What Does SEER Stand For?
If you want to be sure that your air conditioning system is cooling your home as efficiently and inexpensively as possible, it’s important to understand just what HVAC contractors are talking about when they mention the word SEER.
What Does SEER Stand For?
Seasonal Energy Efficiency Ratio and is a rating system put in place by the Environmental Protection Agency as a part of its Energy Star program. Ultimately, SEER ratings help consumers compare the relative energy efficiency of various air conditioning systems.
How SEER Ratings Works | Is a Higher SEER Rating Better?
SEER ratings use a complex formula that roughly describes the energy efficiency of a specific air conditioning system. These ratings are calculated by dividing an air conditioning system’s total electrical usage in watts by a typical cooling output. The resulting number is on a scale of 13 to 23, with the highest number being the most efficient system. While units with higher SEER ratings cost more, in the long run this greater cost is offset by savings. Many units sold today have ratings above 20.
Important SEER Changes for 2015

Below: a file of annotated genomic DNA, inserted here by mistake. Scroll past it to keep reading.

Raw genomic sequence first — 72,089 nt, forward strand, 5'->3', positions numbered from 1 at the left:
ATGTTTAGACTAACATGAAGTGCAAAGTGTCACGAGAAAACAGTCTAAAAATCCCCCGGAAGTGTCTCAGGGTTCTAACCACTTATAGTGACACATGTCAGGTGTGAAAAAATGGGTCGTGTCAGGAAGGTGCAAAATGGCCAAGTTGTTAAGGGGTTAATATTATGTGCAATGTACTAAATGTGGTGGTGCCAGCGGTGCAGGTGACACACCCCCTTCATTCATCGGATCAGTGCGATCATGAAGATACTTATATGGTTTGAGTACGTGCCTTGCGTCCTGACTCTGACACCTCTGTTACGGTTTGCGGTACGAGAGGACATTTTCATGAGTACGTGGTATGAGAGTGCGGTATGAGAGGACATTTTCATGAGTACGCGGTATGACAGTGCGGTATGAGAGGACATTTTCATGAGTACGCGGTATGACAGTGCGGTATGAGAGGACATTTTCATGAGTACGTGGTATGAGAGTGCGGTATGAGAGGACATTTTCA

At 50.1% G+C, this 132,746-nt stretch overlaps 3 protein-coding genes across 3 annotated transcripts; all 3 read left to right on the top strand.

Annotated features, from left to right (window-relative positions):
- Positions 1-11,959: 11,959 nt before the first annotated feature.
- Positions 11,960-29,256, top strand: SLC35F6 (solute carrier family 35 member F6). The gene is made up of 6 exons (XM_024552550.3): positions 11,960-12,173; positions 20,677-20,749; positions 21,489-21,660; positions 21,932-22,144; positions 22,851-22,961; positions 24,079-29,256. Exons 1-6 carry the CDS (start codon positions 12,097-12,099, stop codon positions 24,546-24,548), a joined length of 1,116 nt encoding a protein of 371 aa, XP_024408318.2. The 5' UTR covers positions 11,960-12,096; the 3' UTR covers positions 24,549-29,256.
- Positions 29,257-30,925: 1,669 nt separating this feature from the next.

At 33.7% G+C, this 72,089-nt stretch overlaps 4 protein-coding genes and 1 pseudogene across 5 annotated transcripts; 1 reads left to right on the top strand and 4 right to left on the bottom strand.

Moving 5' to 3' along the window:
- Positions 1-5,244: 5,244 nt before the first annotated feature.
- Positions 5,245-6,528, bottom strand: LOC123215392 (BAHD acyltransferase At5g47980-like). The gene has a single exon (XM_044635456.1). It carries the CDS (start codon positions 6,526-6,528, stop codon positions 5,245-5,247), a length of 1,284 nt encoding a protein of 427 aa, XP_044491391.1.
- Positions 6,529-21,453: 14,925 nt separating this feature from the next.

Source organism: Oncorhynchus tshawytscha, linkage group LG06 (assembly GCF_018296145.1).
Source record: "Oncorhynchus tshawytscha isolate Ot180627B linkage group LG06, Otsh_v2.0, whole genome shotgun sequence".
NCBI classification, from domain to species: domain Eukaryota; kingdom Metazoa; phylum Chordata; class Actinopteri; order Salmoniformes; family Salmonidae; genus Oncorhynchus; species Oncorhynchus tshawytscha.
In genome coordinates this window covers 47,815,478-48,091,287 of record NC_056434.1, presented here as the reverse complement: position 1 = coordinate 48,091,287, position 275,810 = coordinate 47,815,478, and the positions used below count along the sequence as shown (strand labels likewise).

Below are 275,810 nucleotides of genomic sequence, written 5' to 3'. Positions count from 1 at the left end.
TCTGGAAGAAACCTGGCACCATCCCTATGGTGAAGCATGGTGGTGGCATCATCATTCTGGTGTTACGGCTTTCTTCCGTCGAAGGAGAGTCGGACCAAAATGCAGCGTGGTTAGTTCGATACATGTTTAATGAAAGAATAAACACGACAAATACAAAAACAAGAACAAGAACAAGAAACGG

In the past, 13 was the minimum SEER rating for any units sold in the United States, but as of 2015, companies are not allowed to sell a unit with a rating of less than 14. This is because the government now recognizes that HVAC systems in warmer climates are under greater strain than those in cooler climates.
All split system cooling units are required to have a minimum rating of 14 as of Jan. 1, 2015. The purpose of these changes is to increase the efficiency of systems in those geographic areas where they are used the most. Similar modifications to the ratings for heating systems were also introduced.
How to Find the Right SEER Rating For Your Home
While you may assume that the higher SEER rating the better, this isn’t always true. In fact, a system that has a SEER rating that is too high for a space will actually cause the space to cool too quickly. This is why a small studio apartment will not require the same air conditioning system as a 10,000 square foot commercial building.
In addition to the baseline SEER number that comes with your unit, it’s a good idea to keep in mind this number may not be perfectly accurate for your specific climate. For instance, if you live in the South or the Southwest, you should subtract one rating point from the SEER rating for every five degrees you experience above 83 degrees.
Learn More About SEER Ratings at Quick Servant
Deciphering SEER ratings can be confusing, but at Quick Servant, we’re here to help. If you are located in the Delmarva area and want to know more about SEER ratings and how they can benefit you, contact us today or schedule an appointment online.